Wednesday, October 14, 2009
In this post, I return to Phil Herbst's The Color of Words for two entries on whiteness, especially as seen through the eyes of others.
whitefolks, white folks. This term may reflect the lack of differentiation black people see in white society. Though not usually disparaging, it may be used when the speaker intends to designate white people as "them." Wrote Maya Angelou of her perception of white people in segregated Stamps, Arkansas: "People were those who lived on my side of town. I didn't like them all, or, in fact, any of them very much, but they were people. These others, the strange pale creatures that lived in their alien unlife, weren't considered folks. They were whitefolks" (excerpt from I Know Why the Caged Bird Sings, in Rochman 1993, 5). Brown-skin whitefolks is used among African Americans to mean people who Euro-Americans recognize as white but who are considered nonwhite by black people.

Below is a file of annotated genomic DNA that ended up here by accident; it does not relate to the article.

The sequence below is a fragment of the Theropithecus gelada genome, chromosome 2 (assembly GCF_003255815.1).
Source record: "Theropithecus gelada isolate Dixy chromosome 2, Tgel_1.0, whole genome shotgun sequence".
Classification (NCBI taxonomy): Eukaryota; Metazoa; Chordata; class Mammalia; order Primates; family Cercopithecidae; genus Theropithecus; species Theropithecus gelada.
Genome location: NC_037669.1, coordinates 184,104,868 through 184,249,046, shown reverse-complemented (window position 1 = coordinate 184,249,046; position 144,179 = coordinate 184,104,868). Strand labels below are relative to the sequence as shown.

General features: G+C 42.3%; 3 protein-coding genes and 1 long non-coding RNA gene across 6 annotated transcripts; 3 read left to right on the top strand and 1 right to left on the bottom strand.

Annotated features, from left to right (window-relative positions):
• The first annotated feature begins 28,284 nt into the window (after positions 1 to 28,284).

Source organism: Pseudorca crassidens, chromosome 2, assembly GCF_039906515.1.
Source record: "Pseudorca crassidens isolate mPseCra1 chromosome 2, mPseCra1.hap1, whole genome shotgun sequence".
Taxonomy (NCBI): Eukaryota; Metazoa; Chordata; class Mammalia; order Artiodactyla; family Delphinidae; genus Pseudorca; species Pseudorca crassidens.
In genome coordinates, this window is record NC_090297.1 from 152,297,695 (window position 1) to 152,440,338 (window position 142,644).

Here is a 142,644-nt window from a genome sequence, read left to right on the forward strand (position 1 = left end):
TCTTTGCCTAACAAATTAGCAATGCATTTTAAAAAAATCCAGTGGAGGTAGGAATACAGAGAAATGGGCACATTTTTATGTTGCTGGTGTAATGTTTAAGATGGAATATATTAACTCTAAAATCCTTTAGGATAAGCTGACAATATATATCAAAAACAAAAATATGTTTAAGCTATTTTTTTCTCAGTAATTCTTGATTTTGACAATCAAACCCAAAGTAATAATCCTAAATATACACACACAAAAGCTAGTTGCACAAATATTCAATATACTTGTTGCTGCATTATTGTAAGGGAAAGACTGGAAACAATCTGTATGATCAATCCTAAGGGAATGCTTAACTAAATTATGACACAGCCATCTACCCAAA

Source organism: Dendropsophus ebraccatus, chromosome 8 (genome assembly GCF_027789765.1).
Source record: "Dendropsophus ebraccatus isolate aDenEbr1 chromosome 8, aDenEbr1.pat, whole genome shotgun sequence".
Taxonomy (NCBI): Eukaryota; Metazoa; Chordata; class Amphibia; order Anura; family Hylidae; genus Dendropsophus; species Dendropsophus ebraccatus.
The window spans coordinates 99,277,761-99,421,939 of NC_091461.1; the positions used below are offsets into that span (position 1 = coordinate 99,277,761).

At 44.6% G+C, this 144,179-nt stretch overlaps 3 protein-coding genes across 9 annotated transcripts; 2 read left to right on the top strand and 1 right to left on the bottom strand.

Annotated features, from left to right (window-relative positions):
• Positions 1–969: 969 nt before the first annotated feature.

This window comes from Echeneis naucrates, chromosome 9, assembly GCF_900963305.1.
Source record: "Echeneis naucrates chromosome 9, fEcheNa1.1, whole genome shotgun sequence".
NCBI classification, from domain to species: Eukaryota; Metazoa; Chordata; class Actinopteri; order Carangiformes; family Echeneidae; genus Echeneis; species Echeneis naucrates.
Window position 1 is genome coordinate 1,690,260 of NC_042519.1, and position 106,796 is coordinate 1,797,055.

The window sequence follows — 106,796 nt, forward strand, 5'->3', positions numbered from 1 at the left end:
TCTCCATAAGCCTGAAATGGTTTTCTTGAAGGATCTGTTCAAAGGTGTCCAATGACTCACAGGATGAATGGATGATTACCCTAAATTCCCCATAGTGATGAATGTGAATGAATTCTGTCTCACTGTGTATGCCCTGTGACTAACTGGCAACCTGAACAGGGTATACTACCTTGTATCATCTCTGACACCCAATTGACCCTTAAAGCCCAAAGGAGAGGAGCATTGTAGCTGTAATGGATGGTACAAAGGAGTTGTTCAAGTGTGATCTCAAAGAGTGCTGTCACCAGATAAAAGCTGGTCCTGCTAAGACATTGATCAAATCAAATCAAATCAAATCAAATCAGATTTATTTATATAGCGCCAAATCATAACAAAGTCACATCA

White Is Right. Often ironical reference to white society in black use, suggesting what is normal, valued, and preferred. As a capitalized expression, this was a sloganeering reference to conforming to the mold of white society. Leaders in the Black Power movement used this phrase to label and censure those black leaders who intentionally or otherwise took white society as the norm and endorsed the goal of assimilation. Also expressing ironically the idea of white as a standard, and the devaluation of blackness, is the black saying, "If you white, you all right; if you brown, stick aroun'; if you black, git back."